A few weeks back, I initiated a feature called 'Ask a WWII Airman'. I invited readers to send in questions, and promised to get answers from my panel of WWII Air Corps veterans. Today, we have two questions, along with answers.
Question Number One: "Did the training you receive adequately prepare you for the experience of aerial combat, or, after your first experience with enemy fighters did you feel like you had been thrown into something that was impossible to prepare for?"
Maurice Rockett, who flew his tour with the 95th Bomb Group as a B-17 bombardier, responds:
Training did not prepare us for the realities of combat. There was no way, as I see it now, to put trainees into positions of death-defying situations. We did not even dream them up nor would instructors have any notion of what it would be all about either. It might have been helpful to spend longer flight periods at altitude with the poor equipment we had--speaking for my time, of course--and to fly with little rest.
As for fighters and flack, these elements had to be experienced personally for evaluation. Even then, many crewmen did not endure the hammering blows of the two mentioned perils. Regarding bailing out and the ensuing result of imprisonment would also be impossible to duplicate training experiences. Although, it would not have been impossible to give us jumping practice, but with the time constraints it was probably never even considered.
We just got shoved into impossible situations. as cannon fodder, without any guarantee of survival. Each person had to deal with death, or the possibility thereof, their own way with the hope luck would be on their side."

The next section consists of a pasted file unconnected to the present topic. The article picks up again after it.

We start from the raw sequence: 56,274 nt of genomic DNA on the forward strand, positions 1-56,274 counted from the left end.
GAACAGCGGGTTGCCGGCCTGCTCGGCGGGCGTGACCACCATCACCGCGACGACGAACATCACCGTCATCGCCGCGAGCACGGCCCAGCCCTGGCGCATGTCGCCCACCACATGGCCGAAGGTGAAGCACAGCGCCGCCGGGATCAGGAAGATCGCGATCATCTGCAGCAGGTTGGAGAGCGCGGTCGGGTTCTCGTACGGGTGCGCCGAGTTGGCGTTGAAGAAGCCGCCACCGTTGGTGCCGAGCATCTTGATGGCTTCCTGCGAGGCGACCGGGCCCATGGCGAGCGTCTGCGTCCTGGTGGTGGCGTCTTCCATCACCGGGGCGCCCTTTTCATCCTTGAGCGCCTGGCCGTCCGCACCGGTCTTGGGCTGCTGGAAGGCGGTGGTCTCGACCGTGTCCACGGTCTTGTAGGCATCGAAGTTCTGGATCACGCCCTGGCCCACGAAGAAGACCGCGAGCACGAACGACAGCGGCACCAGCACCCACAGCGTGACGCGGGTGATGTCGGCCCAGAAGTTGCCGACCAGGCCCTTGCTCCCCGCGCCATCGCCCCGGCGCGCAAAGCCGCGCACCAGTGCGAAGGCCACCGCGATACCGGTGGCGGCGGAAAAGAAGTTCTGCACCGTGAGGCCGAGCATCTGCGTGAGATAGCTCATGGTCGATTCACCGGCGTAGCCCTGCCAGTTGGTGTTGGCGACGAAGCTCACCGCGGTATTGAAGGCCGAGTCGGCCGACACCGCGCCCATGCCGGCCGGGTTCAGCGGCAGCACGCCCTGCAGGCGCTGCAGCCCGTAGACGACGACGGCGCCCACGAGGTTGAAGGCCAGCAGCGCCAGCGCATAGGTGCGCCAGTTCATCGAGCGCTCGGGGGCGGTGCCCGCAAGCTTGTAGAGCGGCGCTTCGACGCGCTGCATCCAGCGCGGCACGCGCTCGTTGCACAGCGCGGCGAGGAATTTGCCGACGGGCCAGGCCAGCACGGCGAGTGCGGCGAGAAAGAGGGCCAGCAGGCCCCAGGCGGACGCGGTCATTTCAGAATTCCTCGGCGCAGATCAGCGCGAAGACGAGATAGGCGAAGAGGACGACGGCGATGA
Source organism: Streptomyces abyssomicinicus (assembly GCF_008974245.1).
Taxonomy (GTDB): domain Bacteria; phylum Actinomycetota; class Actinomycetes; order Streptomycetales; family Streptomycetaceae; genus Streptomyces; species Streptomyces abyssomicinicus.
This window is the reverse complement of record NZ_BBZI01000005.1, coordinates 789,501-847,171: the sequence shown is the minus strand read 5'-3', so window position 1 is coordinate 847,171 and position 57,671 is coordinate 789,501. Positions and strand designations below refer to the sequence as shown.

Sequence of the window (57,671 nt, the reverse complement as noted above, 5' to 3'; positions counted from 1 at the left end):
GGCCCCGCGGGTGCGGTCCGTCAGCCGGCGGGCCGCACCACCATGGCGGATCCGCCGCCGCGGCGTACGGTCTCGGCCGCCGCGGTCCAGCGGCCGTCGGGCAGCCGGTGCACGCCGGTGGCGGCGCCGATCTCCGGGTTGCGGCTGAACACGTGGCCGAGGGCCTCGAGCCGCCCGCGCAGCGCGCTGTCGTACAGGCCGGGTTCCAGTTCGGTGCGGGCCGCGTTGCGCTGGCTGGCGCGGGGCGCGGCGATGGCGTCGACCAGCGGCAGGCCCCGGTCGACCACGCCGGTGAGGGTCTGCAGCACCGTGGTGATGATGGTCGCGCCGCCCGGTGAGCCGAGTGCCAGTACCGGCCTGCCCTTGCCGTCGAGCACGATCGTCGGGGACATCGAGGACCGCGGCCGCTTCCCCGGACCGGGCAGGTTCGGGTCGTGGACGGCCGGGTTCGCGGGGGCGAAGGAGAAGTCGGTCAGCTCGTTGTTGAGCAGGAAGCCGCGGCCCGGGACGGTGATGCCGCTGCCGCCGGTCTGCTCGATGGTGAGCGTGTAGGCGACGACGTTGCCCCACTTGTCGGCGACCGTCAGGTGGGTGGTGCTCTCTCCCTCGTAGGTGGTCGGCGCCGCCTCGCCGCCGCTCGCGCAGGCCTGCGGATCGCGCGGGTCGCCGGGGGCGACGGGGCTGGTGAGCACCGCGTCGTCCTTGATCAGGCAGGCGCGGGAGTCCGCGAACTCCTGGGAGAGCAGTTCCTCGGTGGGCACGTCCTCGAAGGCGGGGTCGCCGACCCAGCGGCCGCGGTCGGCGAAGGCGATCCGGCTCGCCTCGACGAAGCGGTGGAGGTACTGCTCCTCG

Dan Culler, who flew his tour with the 44th Bomb Group as a B-24 flight engineer/gunner, and ended up a POW in Switzerland, writes:
"We were always told you will get more training in your next assignment which ended up over Germany. I can't blame the military, they needed crews very bad and not that much time to train. As far as myself, the actual combat didn't bother me as much as my older crew. After all I was the youngest in our squadron. I guess that is why they want the very young to do the fighting. It doesn't bother you until later in life. I was kept busy jumping in and out of the top turret, trying to keep the dam plane flying, plus hand cranking the faulty turret. Poor Maurice in the nose saw everything coming at him. You know Maurice, I read later the people who made the top turret for B-24s admitted they had a failure problem on some turrets over 18,000 ft."
Question Number Two: "As you got further into your missions, did it get tougher to go on them or easier? Easier because you'd already been through the experience or tougher because you had fewer to go and had thus far been lucky?"
Maurice Rockett responds: "I really did not relate to missions like you do. I thought of a mission being tougher, not in anticipation, but as the result of what I encountered. While I did not fly a 'last' mission, one to finish my tour, the feeling or hope of survival would be paramount after so many hair-raising events in the skies over Europe."
Thanks for the questions, and thanks to Maurice and Dan for answering.
Anybody else have anything they'd like to know from these two living legends?